As a rule, Broad and Search Match are used in Apple Search Ads discovery campaigns to find high-performing keywords. Based on the charts above, our top spenders allocate slightly more than 20% on running discovery campaigns and approximately 80% on exact campaigns.
In general, 20/80 is the recommendable budget distribution, especially when you start building your account. In a while, the budget share allocated for keywords research can be lowered. Our findings on match types performance (see below) show that for SearchAdsHQ top spenders Search Match turns to be more efficient than Broad Match. This makes Broad Match a possible area to cut your budget.
Apple Search Ads Keywords Performance by Match Type
In Apple Search Ads, you can set keywords as Exact or Broad Match.
Exact Match keywords are intended to attract users who search only for those specific keywords or their close variants. True, they can generate less impressions, but TTR and Conversion Rate will be higher compared to Broad Match keywords.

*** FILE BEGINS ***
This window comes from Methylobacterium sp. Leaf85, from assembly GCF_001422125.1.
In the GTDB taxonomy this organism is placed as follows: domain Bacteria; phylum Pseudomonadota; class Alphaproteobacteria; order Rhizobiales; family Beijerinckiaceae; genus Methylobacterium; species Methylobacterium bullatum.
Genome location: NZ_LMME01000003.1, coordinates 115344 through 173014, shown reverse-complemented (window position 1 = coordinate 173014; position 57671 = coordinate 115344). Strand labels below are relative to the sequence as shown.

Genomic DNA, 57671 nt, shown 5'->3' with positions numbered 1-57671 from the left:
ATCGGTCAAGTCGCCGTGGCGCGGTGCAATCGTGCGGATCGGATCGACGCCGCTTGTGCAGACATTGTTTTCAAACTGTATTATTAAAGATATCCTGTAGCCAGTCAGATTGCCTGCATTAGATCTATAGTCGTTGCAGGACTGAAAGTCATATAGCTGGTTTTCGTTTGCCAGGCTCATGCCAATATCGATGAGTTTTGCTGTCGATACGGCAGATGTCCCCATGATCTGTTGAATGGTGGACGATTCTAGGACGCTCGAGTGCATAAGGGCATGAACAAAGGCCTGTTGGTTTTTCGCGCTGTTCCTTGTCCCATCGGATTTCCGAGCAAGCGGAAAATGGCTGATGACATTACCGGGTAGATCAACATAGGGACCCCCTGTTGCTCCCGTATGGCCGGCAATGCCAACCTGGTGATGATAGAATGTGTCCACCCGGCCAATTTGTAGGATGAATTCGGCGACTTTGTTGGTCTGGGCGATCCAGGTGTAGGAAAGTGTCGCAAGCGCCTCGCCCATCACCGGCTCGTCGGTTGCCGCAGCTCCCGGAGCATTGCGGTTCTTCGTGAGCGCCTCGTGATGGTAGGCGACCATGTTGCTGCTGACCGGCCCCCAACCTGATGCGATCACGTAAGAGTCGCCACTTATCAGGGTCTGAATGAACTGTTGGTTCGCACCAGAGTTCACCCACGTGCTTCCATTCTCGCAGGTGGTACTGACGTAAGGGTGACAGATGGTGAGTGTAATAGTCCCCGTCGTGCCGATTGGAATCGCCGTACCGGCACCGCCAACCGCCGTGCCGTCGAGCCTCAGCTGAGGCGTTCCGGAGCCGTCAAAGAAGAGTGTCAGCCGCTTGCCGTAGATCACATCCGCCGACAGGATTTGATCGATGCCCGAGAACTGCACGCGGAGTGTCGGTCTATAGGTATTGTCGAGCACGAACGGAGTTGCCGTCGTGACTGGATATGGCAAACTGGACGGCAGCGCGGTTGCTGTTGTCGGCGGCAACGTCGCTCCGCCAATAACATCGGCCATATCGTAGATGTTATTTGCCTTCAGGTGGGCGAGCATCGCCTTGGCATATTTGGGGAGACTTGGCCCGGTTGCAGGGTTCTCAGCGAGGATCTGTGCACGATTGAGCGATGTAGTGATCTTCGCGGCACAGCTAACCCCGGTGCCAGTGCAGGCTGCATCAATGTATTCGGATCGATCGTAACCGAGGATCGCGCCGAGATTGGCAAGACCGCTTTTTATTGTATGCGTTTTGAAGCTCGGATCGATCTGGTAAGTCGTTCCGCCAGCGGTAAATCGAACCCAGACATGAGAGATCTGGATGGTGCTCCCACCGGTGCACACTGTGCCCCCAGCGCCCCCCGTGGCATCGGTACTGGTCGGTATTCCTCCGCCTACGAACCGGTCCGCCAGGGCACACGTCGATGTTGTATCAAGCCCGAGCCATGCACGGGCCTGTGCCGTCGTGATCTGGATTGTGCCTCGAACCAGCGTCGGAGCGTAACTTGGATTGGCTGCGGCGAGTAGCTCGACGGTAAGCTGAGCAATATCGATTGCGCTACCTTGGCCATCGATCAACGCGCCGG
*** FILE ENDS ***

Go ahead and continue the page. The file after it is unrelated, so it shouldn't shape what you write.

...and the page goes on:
Broad Match is a more aggressive match type which aligns your ad with plurals, misspellings, related searches, synonyms, partial words, etc. Having run a Broad Match campaign for a while, you can explore your report for well-performing keywords to be transferred to Exact Match groups. This is how you run Apple Search Ads discovery campaigns in a nutshell.
Knowing that the overall performance of keywords will differ by match type, we’ve carried out a deeper analysis that covered:
- Impressions volume;
- Tap-through Rate (TTR);
- Conversion Rate (CVR);
- Cost per Tap (CPT);
- Cost per Acquisition (CPA).
1) Impressions volume